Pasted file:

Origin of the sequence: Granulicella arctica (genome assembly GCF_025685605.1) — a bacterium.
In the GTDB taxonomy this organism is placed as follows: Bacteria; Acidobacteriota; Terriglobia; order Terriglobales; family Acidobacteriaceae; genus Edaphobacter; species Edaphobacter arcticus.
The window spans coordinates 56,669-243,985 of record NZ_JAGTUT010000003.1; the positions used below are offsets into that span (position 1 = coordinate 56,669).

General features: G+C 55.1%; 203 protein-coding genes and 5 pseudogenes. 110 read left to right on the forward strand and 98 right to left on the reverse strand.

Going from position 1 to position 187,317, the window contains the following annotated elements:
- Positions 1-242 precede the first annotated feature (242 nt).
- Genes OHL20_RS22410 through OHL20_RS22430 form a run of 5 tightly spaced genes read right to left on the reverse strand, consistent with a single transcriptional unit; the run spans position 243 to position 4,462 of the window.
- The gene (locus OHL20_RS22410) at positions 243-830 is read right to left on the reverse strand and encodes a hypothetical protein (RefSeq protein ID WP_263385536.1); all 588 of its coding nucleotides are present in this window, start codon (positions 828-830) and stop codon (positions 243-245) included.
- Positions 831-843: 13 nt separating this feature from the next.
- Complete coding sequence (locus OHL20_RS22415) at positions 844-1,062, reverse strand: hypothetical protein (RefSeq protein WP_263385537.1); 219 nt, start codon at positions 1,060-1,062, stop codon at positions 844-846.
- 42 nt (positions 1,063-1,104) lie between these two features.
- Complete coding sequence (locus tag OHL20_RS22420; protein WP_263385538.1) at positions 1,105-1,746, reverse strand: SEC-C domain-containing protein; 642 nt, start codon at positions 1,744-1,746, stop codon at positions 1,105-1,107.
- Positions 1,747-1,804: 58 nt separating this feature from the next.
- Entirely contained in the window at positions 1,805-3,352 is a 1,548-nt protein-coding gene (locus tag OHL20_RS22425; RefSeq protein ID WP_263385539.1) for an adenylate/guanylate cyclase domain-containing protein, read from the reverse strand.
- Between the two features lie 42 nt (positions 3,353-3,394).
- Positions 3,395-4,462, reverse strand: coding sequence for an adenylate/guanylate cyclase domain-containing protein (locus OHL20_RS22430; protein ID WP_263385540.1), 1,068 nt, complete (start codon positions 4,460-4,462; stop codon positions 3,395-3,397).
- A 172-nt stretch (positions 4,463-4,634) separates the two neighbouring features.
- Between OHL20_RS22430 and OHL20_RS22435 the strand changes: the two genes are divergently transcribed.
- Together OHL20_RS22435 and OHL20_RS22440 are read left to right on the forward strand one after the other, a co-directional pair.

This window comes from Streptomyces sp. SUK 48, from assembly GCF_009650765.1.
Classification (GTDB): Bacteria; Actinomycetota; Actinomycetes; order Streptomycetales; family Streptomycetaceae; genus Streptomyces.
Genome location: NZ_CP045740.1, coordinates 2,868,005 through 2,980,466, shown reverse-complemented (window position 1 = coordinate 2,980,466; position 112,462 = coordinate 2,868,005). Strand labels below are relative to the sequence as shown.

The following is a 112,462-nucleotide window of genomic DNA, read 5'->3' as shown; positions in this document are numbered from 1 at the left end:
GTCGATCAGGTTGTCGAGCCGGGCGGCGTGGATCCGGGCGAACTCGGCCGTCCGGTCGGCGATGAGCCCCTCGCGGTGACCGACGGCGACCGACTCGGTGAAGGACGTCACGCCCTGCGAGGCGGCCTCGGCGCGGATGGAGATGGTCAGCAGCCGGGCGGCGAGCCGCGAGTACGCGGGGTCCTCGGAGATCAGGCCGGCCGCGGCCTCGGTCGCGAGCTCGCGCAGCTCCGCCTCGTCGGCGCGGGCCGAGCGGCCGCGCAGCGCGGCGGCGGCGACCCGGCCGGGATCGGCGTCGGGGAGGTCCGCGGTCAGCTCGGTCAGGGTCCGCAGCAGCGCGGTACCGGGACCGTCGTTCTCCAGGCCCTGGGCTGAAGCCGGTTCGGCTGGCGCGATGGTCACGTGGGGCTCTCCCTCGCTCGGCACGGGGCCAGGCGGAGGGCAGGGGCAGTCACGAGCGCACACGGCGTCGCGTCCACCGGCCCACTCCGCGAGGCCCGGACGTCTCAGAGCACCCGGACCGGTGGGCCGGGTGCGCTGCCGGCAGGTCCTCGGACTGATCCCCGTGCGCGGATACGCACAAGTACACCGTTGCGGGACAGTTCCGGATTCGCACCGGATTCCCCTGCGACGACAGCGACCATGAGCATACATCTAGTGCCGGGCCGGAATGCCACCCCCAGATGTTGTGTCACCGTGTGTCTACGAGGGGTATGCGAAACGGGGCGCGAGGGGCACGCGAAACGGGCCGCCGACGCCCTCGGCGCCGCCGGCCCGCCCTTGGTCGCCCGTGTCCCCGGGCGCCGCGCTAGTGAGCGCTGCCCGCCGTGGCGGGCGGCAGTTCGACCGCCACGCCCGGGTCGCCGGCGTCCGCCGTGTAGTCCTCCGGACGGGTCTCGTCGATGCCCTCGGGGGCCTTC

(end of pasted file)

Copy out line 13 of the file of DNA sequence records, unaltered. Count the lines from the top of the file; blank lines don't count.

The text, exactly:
- Positions 1,747-1,804: 58 nt separating this feature from the next.